.....Advertisement.....
.....Advertisement.....

State of County speech previews future

-A A +A
By Tris DeRoma

Los Alamos County Manager Harry Burgess’ State of the County speech Thursday morning gave listeners a view of how the county was preparing for the future.

Previous
Play
Next

All the efforts the county put toward tourism, housing, code enforcement and amenities this year is laying the groundwork for better things to come for residents, businesspeople and residents, Burgess said.

Burgess spoke Thursday to the Los Alamos Chamber of Commerce at the University of New Mexico-Los Alamos.  Many members of County Council, Chamber of Commerce and the public attended.

Burgess talked first about tourism, and how the county had capitalized on the National Park Service’s recent addition of the Manhattan Project National Historical Park. The Los Alamos section is one of the park’s three sections, the other parts being in Hanford Washington and Oak Ridge Tennessee. The Los Alamos section in downtown Los Alamos.

He said that the 20-member Tourism Work Group formed last year will soon release a plan on how Los Alamos County will better be able to capitalize on the thousands of visitors and tourists that come to Los Alamos every year, whether that be for lab business or to visit Bandelier, the Valles Caldera or the  Manhattan Project Historical Park.

“It’s all about capitalizing on the three major elements that attract people to the county,” Burgess said.

“It’s all historical, cultural and natural, “ Burgess said. “We tried to package these and we will be furthering the promotion of our community as a gateway for those three national parks.”

Burgess also talked about how the county is also trying to maintain what it has.

“We’re putting our efforts into making a community that’s attractive and safe,” Burgess said, adding that included uniformly enforcing building code for residents and businesses.

“Council asked staff to get into that, we’ve hired some new personnel, we put a lot of effort into it this last year,” Burgess said.

Part of those efforts included getting dormant commercial buildings at the entrance to Los Alamos County cleaned up, such as the old Hilltop House and Inn. Earlier this year, the county ordered the dormant hotel’s present owners to fix the roof on the building as the owners figure on a plan to open it back up again.  The county has also helped the residents keep their neighborhoods clean.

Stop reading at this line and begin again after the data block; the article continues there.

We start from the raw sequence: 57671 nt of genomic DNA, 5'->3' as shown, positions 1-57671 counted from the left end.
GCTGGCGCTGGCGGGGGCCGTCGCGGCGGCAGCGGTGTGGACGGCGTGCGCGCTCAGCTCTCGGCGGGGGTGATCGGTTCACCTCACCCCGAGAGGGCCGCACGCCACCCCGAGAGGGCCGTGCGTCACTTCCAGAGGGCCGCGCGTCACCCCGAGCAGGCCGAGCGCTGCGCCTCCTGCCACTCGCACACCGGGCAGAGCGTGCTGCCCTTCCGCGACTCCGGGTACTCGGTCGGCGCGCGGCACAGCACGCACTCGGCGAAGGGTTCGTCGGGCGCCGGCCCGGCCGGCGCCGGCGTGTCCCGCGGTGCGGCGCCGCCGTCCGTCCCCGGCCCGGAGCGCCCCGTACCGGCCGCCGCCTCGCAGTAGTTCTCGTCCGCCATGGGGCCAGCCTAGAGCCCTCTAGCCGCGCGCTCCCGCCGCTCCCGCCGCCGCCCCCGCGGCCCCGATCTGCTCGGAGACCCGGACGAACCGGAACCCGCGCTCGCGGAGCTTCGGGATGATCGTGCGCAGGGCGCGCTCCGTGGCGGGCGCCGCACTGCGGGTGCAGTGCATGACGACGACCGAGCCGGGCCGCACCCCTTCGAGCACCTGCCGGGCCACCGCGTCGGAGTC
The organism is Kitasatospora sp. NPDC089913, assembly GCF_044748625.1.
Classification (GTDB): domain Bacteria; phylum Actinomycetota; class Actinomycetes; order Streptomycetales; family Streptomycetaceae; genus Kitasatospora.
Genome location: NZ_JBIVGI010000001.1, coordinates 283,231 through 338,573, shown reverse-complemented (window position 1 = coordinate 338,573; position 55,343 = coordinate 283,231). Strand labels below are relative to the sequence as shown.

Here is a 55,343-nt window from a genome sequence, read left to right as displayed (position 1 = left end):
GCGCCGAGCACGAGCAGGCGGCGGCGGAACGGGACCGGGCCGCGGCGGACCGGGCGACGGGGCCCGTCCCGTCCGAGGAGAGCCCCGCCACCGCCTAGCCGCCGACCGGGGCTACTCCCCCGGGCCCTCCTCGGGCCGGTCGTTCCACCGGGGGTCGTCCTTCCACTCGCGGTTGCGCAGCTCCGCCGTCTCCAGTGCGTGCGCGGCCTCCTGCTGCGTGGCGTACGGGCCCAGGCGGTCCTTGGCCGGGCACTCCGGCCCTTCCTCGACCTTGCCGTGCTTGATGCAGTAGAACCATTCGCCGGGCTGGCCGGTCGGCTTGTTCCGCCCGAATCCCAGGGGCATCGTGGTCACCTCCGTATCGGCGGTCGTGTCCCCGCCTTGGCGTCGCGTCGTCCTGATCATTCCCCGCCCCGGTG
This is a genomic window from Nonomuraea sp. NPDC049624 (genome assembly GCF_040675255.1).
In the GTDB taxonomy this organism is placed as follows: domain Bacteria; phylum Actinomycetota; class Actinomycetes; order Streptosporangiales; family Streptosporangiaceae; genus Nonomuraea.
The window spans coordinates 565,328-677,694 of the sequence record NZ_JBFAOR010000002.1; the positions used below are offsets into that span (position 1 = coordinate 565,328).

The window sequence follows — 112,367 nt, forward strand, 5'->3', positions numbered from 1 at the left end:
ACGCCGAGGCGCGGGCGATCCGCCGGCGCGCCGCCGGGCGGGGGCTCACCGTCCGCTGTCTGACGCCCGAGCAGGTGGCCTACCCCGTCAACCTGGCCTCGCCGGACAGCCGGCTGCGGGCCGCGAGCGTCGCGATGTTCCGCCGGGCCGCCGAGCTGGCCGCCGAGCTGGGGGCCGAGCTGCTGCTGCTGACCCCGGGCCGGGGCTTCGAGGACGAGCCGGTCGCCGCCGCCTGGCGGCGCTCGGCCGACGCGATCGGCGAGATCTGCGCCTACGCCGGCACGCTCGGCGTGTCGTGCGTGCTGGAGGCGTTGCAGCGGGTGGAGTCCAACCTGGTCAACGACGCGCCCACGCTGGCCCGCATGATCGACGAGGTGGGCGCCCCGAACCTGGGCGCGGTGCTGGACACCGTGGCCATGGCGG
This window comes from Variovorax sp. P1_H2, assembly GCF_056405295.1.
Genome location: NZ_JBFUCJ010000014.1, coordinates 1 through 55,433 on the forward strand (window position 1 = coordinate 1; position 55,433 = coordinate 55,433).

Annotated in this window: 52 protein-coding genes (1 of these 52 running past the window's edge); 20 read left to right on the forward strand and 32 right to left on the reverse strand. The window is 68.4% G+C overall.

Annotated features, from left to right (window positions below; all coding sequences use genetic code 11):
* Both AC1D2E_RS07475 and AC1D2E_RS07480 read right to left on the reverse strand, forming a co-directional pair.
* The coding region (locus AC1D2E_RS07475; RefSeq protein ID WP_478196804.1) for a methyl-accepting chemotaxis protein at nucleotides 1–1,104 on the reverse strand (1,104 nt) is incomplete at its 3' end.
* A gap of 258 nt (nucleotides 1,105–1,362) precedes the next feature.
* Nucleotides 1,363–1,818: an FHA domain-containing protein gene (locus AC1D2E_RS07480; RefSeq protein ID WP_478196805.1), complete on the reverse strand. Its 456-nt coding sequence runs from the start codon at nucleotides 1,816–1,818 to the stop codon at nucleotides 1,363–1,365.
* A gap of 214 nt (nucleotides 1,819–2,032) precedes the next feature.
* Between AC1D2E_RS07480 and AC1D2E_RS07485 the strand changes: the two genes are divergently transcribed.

“We’ve altered our brush and bulk item pick up so we won’t see couches and fridges on the curb, waiting to be picked up, sometimes sitting there for a week or two,” Burgess said.

The county has also reduced customer costs by combining trash pickups on a case-by-case basis. 
Last year was also the year Los Alamos County began to see an increase in tourist dollars being spent in town, thanks to key changes in the county’s restaurant scene.

With Sirphey restaurant now partnering with unQuarked, Bathtub Row Brewery acquiring a patio and the relocation of the Blue Window closer to Los Alamos’ downtown area, more and more visitors are stopping in Los Alamos, Burgess said.

“People used to come up to Bandelier, see the neat things they have there then go back to Santa Fe. The community (didn’t get much) out of their visit, because they did not buy gas, buy food, or stay,” Burgess said. “By expanding those opportunities and expanding the visibility of those opportunities, and consciously working to support those businesses we’re hoping to create a better environment for the business to survive.”

Burgess also talked about housing, and how the county’s efforts to increase the county’s housing stock are vital to ongoing economic development.

“When we’ve been 18,000 people for 25 years, there’s not a lot of prospects for a big box to come and locate,” Burgess said.

He mentioned Los Alamos County Council’s goal of increasing the county’s population from 18,000 to 20,000 by 2020 and how that’s proceeding. He talked about how the county has made efforts to support a developer who is building an affordable housing complex that will consist of 72 apartments on DP Road, and how another developer will soon build an 150-apartment complex off of Trinity Drive, at the site of the former Department of Energy site office near Alpine Laser Dental.
The county’s biggest project toward this goal is the 160-home development that will soon be going on a 60-acre plot of land in White Rock, near NM 4 and the White Rock Visitor’s Center.
Burgess also talked about how the county has streamlined the permit process to help further along all this development. Burgess said they’ve implemented a new system where contractors and residents alike can check online to see where the permit is in the approval process.
We reduced permit time more than half, with smaller permits in many cases turned around in a day,” Burgess said.  “It really helps developers, private homeowners and contractors that work in this community to be more efficient in all their practices.”